MVP called in as a guest for a recent live stream of “The Hall of Fame” show with Booker T and Brad Gilmore. The conversation included breaking down MVP’s return to the WWE after his initial departure, and how it slowly snowballed into the television role as manager and leader of his new stable, “The Hurt Business”.

When it came to speaking on his return, MVP seemed to be caught by surprise with how it all went. Having ended his main run with WWE in 2010, his is in the midst of a resurgence. He even thought retirement was in the works but instead things quickly kept rolling for him and the momentum has carried him to the current day.

“We started off at the Royal Rumble and then the next night in San Antonio, I got the chance to wrestle Rey Mysterio,” MVP explained to the hosts. “Who is my son’s favorite wrestler, so he got a chance to see daddy on TV. That’s all I wanted. Then I was offered a job as a producer, which I thought, alright that’s great. I was going to retire this year anyway and they asked me, ‘MVP, would you do a VIP Lounge segment? MVP, would you do a short match? MVP, would you do a backstage segment?’. Once COVID hit, everything changed. My responsibilities as a producer became less and my responsibilities on TV became more”.

This has led to the formation of the “The Hurt Business”, including the recent inclusion of Shelton Benjamin. MVP said that his current run has been the most entertaining to him. He made reference of a sports legend as an analogy of why he thinks this could be.

“I remember Shaq talking about his early years in the league and he was just so much more dominant because he was younger and stronger and athletic. Then as time went on, he couldn’t take the shortcuts that he did when he was younger,” MVP explained. “But he became a smarter player and I think that’s where I’m at now. I’m just a smarter player.

“I have more experience and you know when I was a younger guy, I could go out there and I can do a 20-minute match every night. I have no desire to do that now. If it’s up to me, I would just talk every night, but I’m still going to be in the ring and I can definitely say that it seems under the current circumstances, this version of MVP is definitely one of the most entertaining.”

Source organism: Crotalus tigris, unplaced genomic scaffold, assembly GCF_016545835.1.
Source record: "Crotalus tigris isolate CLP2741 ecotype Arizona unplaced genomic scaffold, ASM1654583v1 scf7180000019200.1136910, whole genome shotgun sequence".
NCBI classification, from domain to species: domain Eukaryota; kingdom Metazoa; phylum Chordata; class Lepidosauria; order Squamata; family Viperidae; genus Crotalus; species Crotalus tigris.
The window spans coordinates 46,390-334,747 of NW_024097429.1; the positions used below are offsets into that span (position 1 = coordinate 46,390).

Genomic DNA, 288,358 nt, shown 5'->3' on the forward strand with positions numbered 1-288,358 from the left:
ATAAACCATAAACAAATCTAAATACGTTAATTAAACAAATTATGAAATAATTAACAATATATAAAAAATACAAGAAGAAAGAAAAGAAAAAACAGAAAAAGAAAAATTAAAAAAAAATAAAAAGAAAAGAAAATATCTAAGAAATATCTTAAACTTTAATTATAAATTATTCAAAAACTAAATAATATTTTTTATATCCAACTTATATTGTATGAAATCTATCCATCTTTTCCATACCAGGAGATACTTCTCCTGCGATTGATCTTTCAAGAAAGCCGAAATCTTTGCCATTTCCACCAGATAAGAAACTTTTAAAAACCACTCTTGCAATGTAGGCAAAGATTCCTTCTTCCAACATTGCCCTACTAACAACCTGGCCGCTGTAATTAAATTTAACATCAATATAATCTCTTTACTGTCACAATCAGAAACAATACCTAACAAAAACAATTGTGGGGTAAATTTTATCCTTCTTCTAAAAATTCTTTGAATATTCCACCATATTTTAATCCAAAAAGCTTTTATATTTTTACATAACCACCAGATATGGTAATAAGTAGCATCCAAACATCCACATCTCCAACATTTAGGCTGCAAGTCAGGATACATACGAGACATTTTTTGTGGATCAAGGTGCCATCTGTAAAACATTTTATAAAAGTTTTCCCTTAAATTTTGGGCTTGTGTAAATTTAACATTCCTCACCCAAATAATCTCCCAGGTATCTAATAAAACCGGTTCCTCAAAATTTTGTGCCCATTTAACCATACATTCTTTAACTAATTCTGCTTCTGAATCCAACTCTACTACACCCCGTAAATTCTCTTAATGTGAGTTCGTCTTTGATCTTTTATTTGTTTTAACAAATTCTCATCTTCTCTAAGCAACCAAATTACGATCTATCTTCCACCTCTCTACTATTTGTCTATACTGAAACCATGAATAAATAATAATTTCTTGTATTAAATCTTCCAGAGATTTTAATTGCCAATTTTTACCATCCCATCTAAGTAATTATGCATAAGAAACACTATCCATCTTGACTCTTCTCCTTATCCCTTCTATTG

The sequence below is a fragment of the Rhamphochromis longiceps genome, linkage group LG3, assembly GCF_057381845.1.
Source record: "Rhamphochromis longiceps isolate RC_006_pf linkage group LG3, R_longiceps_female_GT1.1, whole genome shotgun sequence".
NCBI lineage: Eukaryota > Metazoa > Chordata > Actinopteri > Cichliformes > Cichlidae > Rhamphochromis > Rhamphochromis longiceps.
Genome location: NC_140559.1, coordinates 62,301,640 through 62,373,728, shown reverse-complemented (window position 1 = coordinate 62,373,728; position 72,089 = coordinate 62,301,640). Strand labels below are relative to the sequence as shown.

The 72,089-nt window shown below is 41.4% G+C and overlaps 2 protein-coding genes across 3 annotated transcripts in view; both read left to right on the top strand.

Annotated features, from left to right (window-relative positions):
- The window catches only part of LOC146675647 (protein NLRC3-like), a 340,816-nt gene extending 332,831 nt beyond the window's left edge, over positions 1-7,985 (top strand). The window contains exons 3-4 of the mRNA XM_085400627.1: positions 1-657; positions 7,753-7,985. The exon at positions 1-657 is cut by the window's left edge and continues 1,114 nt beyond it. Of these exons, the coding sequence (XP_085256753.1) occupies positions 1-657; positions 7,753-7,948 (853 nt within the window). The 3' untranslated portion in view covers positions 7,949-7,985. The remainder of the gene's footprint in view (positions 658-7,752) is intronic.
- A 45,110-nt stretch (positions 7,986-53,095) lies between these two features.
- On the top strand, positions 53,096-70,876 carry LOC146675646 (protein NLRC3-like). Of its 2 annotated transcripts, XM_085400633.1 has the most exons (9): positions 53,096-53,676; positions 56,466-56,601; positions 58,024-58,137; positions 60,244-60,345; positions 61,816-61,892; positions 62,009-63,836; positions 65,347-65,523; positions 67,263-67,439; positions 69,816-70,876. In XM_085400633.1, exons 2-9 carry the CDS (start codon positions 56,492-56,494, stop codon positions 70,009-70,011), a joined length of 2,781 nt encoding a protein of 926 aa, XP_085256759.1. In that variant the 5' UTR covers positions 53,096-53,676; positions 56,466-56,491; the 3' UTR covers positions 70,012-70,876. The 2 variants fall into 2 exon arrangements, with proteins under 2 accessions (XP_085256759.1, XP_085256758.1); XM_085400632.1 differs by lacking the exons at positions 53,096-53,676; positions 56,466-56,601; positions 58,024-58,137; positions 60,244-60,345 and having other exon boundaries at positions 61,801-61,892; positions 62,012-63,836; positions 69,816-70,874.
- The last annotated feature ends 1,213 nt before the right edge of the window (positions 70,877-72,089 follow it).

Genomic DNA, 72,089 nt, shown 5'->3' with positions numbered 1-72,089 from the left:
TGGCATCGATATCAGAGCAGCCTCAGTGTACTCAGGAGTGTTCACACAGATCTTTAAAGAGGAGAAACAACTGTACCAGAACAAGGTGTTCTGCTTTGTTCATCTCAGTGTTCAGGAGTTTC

As far as whom he credits with inspiring this more deliberate approach, he didn’t hesitate to mention Paul Heyman. His role in being at the side of Brock Lesnar has paved the way and opened the door for him to be able to be featured so prominently upon accepting the new position.

“I think we have to acknowledge Paul Heyman, the advocate. I think without Paul Heyman,” Porter posited. “Doing what he did for Brock Lesnar and bringing that position back to prominence where Vince can see that and go, ‘yes we need that’, that allowed me to come in and let’s just be honest. For a long time, people have been saying that me and Bobby Lashley are the black version of Heyman and Lesnar.”

“In that regard, I think part of what makes me so comfortable in the role is that I’ve always had to get the gap. I was a huge fan of and in my opinion, the best that ever did it period bar none. I think because I was such a fan of his work and I understood it and watched it for so long, being able to communicate as both a wrestler and as just a communicator, I think that put me in a position to be able to adapt it as well, but I think the shout out got to be to Paul Heyman, because I don’t think we would be here if it wasn’t for what he and Brock Lesnar were doing together in the modern era of course.”

If you use any quotes from this article, please credit Reality of Wrestling with a h/t to Wrestling Inc. for the transcription.

Mehdy Labriny contributed to this article.